Printer Friendly Format

Former Scituate parish property sold to Coptic Orthodox Church

By Mark Labbe
Posted: 4/4/2018

Print Friendly and PDF

The closed St. Francis X. Cabrini Church in Scituate, pictured in May 2015. The archdiocese announced April 3 that the former parish's buildings and property have been sold to St. Mary and St. George Coptic Orthodox Church. Pilot file photo/ Christopher S. Pineo

BRAINTREE -- The Archdiocese of Boston announced April 4 the sale of the former St. Frances X. Cabrini property in Scituate to St. Mary and St. George Coptic Orthodox Church.

The transaction includes the 10,560 square foot church building, 10,438 square foot hall and 16.26 acres of land which is comprised of uplands and wetlands. The sale price was $2,450,000.

The archdiocese suppressed St. Frances Parish and closed the church in 2004 as part of a parish reconfiguration process that ultimately led to the closure of about 50 churches. The archdiocese cited changing demographics, decreasing Mass attendance, a shortage of priests and the rising cost of maintaining properties as reasons for the closings.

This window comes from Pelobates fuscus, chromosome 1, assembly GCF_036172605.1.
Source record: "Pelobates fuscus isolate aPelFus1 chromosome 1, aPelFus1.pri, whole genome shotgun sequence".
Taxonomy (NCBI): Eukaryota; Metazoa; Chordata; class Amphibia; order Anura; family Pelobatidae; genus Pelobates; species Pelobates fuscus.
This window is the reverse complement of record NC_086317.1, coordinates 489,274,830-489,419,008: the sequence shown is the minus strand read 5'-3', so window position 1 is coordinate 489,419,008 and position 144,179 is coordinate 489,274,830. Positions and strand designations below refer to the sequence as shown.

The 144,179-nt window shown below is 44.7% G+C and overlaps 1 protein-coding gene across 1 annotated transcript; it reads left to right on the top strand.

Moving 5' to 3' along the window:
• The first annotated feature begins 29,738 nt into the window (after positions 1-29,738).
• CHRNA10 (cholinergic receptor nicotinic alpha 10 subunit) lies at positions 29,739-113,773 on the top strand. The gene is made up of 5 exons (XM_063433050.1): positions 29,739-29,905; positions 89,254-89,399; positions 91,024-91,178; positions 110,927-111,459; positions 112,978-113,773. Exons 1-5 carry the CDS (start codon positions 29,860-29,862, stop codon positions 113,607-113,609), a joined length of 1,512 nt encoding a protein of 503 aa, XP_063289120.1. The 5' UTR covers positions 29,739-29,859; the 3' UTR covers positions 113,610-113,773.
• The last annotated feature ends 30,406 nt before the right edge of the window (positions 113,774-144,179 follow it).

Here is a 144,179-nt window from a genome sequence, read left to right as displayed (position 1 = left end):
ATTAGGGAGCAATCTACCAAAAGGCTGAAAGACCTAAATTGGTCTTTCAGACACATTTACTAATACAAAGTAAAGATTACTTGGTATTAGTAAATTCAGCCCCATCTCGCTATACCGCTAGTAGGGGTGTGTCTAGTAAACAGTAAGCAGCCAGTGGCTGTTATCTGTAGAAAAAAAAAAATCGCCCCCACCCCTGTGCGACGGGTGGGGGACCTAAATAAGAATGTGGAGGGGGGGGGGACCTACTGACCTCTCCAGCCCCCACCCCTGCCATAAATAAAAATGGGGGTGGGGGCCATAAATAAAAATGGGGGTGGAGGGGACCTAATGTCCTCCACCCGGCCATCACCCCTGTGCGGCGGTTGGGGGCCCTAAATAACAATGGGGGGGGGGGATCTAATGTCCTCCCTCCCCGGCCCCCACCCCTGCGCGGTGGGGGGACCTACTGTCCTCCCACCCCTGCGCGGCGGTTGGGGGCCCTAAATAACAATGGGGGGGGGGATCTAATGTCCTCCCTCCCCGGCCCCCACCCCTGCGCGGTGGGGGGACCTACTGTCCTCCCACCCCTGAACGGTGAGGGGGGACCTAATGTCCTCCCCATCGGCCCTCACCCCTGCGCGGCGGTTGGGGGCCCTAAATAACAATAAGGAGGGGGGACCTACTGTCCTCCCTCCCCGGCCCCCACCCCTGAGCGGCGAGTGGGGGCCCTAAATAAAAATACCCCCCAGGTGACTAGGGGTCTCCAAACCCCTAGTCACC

In protest of the closing, a group of former parishioners occupied the building and held a constant vigil in the church that lasted 4,234 days, or over 11 years. The protestors formed the nonprofit Friends of St. Frances X. Cabrini, Inc., and made a long series of appeals to Church and civil authorities in an effort to either keep the church running or buy the property from the archdiocese. They vacated the property on May 30, 2016, after a last-ditch appeal to the U.S. Supreme Court was rejected.

The church property had been listed for sale since the summer of 2017.

"While always challenging to part with a church property, St. Mary and St. George Coptic Orthodox Church will be wonderful and active members of the community" said Chancellor John E. Straub. "We wish them well in their new church home."

The Coptic Orthodox Church is one of the Oriental Orthodox Churches. Founded in Egypt, with faithful in diaspora around the world, the Coptic Orthodox Church traces its foundation to St. Mark the Apostle, circa 42 AD.

In the Metropolitan Boston Area, ecumenical relationships have grown very strong between the Roman Catholic Archdiocese of Boston and the area parishes of the Coptic Orthodox Diocese of New York and New England. Wide commonalities exist in their faith, worship, practice, and witness. Last year, for the first time in an official capacity, Cardinal Sean P. O'Malley met privately with the bishop of the Coptic Orthodox Diocese of New York and New England, Bishop David. The two Churches in recent years have participated together in ecumenical events and gatherings.